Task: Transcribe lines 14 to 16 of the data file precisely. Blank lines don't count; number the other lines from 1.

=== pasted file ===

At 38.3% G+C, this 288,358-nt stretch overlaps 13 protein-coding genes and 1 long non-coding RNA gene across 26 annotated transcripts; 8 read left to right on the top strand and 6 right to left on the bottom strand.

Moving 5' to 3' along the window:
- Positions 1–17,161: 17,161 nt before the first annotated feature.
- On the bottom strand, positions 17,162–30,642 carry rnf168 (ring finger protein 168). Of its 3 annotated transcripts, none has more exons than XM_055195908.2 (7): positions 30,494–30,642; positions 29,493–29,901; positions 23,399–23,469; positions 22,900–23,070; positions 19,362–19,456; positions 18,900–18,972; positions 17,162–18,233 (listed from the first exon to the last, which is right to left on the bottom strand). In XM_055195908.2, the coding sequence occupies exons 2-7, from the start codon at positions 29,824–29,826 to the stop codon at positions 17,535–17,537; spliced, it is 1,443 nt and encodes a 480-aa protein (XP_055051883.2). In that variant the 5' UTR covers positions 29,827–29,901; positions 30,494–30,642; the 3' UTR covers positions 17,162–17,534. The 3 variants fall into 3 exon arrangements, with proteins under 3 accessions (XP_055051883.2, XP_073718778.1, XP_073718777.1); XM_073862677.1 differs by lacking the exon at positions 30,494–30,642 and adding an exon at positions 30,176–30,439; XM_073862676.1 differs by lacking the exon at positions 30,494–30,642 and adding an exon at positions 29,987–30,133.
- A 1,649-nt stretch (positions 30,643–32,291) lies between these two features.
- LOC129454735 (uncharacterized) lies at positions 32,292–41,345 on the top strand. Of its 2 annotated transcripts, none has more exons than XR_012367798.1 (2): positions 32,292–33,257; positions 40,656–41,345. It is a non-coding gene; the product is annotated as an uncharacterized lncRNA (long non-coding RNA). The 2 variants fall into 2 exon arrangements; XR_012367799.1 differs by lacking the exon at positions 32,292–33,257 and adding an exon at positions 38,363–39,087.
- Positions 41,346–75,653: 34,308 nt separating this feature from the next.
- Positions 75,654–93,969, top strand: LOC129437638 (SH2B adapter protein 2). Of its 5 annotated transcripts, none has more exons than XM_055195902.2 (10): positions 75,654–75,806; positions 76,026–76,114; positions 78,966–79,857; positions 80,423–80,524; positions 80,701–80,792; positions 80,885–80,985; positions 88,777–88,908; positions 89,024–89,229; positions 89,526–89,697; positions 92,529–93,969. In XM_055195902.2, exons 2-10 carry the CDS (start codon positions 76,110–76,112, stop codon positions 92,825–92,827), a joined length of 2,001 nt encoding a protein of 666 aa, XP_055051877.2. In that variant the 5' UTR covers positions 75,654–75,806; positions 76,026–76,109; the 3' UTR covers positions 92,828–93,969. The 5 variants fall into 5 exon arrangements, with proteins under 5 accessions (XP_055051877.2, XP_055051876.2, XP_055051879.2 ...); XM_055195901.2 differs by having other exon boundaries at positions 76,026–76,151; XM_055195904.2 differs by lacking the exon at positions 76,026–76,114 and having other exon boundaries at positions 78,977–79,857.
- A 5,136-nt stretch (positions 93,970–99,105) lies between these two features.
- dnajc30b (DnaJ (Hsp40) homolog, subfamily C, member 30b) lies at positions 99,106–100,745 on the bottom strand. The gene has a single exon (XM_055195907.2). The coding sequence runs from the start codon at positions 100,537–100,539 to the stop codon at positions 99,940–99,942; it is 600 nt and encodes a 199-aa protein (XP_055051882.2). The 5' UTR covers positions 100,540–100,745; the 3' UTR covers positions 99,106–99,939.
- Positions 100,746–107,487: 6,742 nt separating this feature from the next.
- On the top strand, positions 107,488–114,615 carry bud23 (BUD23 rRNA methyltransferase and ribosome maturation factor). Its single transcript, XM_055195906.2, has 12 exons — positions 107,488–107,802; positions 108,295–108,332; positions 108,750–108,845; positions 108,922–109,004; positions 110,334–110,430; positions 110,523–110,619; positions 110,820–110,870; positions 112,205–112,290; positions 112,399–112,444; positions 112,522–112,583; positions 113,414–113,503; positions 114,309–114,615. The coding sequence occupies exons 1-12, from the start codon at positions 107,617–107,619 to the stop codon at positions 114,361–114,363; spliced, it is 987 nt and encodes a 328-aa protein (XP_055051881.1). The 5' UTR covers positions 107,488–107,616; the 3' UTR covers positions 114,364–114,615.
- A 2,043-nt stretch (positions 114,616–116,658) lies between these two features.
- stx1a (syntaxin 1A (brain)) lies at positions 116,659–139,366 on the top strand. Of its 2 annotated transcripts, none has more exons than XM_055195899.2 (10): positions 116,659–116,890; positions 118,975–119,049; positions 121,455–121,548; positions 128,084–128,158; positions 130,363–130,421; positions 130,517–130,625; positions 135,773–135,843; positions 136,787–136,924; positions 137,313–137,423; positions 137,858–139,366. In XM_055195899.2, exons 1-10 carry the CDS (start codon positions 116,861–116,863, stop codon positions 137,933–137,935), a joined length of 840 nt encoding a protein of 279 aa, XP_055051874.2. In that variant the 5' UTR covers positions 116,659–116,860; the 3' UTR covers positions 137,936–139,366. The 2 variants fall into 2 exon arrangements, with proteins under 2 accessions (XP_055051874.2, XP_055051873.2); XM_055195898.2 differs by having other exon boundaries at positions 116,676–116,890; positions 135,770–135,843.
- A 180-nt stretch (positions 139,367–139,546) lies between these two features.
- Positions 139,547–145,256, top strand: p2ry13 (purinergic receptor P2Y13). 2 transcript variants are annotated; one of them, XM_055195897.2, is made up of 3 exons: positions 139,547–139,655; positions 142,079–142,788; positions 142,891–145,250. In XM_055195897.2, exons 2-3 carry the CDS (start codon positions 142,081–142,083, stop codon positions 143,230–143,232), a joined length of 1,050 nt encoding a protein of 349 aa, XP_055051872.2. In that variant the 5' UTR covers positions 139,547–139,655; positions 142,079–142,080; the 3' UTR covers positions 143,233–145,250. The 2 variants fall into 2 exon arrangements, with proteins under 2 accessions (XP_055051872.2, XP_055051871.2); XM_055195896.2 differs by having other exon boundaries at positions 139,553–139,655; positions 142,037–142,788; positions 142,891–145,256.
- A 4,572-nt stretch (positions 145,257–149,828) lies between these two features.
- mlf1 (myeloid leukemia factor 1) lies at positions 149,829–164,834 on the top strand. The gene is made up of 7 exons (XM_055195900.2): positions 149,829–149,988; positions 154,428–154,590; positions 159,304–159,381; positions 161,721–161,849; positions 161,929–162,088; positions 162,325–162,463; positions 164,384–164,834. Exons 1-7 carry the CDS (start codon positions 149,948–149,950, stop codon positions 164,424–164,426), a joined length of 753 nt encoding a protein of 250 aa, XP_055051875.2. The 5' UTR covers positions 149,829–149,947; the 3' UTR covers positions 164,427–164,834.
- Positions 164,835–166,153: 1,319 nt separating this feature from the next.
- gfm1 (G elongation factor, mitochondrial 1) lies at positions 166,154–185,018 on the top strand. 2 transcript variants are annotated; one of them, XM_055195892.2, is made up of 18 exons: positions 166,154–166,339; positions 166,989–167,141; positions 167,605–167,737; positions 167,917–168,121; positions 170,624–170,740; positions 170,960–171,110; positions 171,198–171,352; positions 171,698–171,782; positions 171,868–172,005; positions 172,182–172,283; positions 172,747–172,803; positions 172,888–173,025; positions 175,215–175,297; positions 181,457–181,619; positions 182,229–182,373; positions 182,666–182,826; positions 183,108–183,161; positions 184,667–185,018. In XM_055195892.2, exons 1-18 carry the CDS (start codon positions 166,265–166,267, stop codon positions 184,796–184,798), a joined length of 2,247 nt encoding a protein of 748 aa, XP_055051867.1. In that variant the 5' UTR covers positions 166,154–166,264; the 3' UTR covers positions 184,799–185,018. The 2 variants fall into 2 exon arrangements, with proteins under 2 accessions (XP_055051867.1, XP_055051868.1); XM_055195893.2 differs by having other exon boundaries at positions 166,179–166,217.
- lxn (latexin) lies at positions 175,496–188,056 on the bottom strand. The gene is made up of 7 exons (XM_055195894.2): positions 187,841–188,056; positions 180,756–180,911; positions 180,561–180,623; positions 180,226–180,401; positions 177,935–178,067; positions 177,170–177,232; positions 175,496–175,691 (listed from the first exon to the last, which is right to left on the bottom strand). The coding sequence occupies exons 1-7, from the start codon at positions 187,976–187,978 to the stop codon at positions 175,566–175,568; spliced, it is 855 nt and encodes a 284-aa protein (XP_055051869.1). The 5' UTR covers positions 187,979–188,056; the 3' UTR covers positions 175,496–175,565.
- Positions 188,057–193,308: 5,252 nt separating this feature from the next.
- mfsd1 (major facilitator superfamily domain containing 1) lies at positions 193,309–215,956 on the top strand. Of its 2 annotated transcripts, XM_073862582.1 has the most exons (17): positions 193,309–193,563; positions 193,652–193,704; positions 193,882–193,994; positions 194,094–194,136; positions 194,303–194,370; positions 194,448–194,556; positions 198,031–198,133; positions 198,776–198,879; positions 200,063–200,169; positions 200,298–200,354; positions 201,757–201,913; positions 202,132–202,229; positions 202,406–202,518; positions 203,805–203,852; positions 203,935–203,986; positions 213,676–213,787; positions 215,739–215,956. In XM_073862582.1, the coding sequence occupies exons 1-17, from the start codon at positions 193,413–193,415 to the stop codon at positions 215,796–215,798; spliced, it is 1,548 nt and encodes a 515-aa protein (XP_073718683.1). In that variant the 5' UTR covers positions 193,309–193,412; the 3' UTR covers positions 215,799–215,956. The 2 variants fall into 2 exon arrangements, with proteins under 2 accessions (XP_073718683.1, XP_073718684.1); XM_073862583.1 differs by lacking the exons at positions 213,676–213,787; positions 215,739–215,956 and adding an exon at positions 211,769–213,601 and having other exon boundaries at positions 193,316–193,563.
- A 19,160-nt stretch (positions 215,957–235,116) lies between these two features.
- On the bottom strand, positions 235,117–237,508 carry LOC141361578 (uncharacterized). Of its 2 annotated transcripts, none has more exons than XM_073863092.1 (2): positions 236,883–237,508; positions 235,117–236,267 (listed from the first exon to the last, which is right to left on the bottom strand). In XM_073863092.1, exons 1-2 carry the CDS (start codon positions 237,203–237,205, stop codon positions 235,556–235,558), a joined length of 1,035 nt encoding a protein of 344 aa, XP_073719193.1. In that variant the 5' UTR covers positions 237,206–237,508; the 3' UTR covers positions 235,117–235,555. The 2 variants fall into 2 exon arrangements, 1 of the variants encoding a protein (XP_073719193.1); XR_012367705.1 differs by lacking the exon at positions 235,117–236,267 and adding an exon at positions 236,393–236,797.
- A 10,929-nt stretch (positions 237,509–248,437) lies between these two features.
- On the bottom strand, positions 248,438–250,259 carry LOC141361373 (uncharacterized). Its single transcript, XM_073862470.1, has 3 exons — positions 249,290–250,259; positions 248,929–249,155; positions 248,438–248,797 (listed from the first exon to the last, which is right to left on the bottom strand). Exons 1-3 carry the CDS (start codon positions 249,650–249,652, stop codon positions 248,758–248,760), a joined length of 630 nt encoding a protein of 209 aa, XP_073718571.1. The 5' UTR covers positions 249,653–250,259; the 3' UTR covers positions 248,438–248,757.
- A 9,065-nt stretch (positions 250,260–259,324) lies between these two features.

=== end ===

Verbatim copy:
- stx1a (syntaxin 1A (brain)) lies at positions 116,659–139,366 on the top strand. Of its 2 annotated transcripts, none has more exons than XM_055195899.2 (10): positions 116,659–116,890; positions 118,975–119,049; positions 121,455–121,548; positions 128,084–128,158; positions 130,363–130,421; positions 130,517–130,625; positions 135,773–135,843; positions 136,787–136,924; positions 137,313–137,423; positions 137,858–139,366. In XM_055195899.2, exons 1-10 carry the CDS (start codon positions 116,861–116,863, stop codon positions 137,933–137,935), a joined length of 840 nt encoding a protein of 279 aa, XP_055051874.2. In that variant the 5' UTR covers positions 116,659–116,860; the 3' UTR covers positions 137,936–139,366. The 2 variants fall into 2 exon arrangements, with proteins under 2 accessions (XP_055051874.2, XP_055051873.2); XM_055195898.2 differs by having other exon boundaries at positions 116,676–116,890; positions 135,770–135,843.
- A 180-nt stretch (positions 139,367–139,546) lies between these two features.
- Positions 139,547–145,256, top strand: p2ry13 (purinergic receptor P2Y13). 2 transcript variants are annotated; one of them, XM_055195897.2, is made up of 3 exons: positions 139,547–139,655; positions 142,079–142,788; positions 142,891–145,250. In XM_055195897.2, exons 2-3 carry the CDS (start codon positions 142,081–142,083, stop codon positions 143,230–143,232), a joined length of 1,050 nt encoding a protein of 349 aa, XP_055051872.2. In that variant the 5' UTR covers positions 139,547–139,655; positions 142,079–142,080; the 3' UTR covers positions 143,233–145,250. The 2 variants fall into 2 exon arrangements, with proteins under 2 accessions (XP_055051872.2, XP_055051871.2); XM_055195896.2 differs by having other exon boundaries at positions 139,553–139,655; positions 142,037–142,788; positions 142,891–145,256.